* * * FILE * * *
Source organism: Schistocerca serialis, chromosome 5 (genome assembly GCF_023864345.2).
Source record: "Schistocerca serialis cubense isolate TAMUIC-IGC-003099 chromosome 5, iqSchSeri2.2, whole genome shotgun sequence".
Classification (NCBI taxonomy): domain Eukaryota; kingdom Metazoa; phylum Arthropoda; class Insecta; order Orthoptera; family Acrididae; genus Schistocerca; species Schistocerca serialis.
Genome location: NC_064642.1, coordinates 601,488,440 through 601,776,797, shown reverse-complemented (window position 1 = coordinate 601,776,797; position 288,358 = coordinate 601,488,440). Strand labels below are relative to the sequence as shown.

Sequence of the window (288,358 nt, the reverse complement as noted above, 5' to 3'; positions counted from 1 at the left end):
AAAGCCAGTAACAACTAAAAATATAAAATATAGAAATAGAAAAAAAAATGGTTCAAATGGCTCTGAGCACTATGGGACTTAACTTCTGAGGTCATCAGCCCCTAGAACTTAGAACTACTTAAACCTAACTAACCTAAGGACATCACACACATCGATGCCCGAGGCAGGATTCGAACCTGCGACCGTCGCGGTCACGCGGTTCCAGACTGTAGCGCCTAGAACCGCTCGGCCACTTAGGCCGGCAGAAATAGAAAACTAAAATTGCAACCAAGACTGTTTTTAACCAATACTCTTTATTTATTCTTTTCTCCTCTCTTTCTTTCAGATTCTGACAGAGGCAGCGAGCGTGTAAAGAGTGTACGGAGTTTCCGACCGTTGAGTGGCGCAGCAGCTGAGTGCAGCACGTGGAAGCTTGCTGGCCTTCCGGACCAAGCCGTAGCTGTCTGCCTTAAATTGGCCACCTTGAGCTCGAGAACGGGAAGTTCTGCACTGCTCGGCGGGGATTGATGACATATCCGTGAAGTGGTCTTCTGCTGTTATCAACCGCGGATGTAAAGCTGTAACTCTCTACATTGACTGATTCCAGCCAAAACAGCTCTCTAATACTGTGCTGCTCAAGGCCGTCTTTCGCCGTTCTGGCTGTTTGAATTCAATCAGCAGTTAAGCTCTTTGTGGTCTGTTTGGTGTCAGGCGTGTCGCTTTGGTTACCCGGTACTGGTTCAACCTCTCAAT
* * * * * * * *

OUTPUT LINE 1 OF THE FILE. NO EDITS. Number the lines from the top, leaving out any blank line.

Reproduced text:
Source organism: Schistocerca serialis, chromosome 5 (genome assembly GCF_023864345.2).